26 Feb A Welfare State: More Americans Rely Upon Government Assistance Despite Welfare Reform
Remember when former House Speaker Newt Gigrich gave us the Contract With America back in 1994? According to a recent article written by Associated Press reporter, Stephen Ohlemacher, the welfare state in America is larger than ever, despite 11 years of federal welfare to work policies.
Although the number of cash payments to welfare recipients has plunged, non-cash benefits (e.g. Medicaid, food stamps, etc.) have exploded. While the amount of cash disbursements from Temporary Assistance for Needy Families has dropped 25.2% in the last decade, Medicaid disbursements have risen 59%, and Supplemental Security Income or SSI has increased 10.5%.
Basically, America has replaced the poor with the working poor. Proponents of this shift argue that the result was expected because programs that once discouraged work now offer assistance to people in low-paying jobs. Others argue that career training is the missing ingredient. According to Vivyan Adair, a former welfare recipient and current assistant professor at Hamilton College, If the goal was to reduce poverty and give people economic and job stability, [welfare reform] was not a success.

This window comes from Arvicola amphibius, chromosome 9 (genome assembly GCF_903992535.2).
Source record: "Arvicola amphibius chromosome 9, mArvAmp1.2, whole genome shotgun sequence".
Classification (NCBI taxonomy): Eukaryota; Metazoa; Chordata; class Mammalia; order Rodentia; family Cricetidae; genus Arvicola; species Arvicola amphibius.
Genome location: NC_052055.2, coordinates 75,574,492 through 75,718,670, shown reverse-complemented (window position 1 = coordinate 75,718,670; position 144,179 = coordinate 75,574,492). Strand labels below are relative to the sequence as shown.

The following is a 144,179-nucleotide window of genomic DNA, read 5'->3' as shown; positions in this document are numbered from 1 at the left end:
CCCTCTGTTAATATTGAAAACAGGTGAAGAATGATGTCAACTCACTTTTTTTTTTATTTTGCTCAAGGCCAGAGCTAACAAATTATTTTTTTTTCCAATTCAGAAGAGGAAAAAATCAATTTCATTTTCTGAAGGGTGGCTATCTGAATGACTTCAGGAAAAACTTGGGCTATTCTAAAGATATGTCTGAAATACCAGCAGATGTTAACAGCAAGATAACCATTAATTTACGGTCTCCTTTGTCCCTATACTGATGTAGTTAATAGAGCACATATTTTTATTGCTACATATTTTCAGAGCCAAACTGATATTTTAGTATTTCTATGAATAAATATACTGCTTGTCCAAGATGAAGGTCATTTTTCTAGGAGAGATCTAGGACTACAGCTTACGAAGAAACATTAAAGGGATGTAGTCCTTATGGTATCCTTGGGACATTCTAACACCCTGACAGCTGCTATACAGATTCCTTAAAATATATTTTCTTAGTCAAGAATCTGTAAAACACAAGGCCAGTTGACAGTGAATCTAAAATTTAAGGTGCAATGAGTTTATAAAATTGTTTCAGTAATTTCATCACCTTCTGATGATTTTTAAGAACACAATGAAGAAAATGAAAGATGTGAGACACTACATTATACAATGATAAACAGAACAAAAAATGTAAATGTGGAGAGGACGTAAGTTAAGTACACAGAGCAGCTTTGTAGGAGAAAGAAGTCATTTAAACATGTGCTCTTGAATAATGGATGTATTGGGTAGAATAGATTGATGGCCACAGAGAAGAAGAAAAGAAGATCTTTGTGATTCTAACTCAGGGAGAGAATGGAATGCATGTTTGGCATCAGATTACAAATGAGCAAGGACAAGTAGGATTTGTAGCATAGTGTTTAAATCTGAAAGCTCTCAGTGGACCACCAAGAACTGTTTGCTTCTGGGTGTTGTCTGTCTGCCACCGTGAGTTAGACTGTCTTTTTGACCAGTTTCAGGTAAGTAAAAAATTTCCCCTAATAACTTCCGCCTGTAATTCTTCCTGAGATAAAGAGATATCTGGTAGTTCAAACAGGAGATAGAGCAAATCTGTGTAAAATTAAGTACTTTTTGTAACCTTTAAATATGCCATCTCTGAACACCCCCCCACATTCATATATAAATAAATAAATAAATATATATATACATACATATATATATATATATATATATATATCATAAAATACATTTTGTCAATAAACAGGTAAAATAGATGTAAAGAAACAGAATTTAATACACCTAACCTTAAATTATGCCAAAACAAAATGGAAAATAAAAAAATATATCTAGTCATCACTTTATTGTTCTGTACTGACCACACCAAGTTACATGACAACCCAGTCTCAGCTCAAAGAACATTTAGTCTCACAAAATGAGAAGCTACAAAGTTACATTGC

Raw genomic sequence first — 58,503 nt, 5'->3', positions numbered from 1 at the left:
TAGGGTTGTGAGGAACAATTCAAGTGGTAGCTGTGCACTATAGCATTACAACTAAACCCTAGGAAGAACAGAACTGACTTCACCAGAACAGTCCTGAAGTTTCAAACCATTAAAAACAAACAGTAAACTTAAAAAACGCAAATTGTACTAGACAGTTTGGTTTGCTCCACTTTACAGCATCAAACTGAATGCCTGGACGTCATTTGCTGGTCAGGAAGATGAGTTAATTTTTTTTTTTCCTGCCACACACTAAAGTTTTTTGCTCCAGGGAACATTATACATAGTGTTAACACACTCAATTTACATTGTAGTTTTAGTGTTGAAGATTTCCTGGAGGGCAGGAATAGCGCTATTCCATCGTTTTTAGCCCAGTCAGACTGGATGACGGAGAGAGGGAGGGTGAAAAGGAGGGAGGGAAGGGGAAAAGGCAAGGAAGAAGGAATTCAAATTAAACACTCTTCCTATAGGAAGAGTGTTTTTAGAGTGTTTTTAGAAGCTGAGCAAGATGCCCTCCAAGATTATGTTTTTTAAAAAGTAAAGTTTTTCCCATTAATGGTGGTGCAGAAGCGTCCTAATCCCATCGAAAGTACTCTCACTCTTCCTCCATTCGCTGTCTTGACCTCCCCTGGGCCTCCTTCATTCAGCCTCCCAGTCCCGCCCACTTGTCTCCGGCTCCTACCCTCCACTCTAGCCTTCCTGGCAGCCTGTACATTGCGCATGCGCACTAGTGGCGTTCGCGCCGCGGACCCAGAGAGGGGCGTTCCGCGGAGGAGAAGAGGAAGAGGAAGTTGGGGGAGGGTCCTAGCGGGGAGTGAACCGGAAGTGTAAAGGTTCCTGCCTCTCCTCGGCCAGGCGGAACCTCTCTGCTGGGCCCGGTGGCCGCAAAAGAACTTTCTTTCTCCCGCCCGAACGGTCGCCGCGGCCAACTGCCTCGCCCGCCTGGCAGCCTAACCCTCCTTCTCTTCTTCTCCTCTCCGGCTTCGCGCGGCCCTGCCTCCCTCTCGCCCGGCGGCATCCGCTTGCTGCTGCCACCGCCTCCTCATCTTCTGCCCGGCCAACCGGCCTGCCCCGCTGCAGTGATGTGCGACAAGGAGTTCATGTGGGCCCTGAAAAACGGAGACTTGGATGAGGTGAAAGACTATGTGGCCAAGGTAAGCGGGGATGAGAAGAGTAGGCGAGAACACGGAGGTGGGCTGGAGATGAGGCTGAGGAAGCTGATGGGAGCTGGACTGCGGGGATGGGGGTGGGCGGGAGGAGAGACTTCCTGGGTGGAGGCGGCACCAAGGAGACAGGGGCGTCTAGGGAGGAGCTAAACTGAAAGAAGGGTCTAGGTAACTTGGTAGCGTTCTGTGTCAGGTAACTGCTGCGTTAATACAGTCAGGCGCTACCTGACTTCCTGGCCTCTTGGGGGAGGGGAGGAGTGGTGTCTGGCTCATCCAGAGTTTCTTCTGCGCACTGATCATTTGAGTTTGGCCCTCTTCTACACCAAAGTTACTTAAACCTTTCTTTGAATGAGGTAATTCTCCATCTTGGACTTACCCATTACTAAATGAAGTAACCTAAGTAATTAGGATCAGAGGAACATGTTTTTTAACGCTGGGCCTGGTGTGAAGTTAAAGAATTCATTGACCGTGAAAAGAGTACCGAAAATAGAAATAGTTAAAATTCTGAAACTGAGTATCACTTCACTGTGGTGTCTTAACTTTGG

Is there any coincidence that bankruptcy filings have risen along with the growth of “working poor”? All too often, over-reliance on credit becomes a “gap filler” for many middle class families who make too much money for government assistance but not enough money to support their families. The same U.S. Congress that brought you “welfare reform” even recognized it’s shortcomings because it made sure that bankruptcy remained intact to provide the safety net for the middle class.
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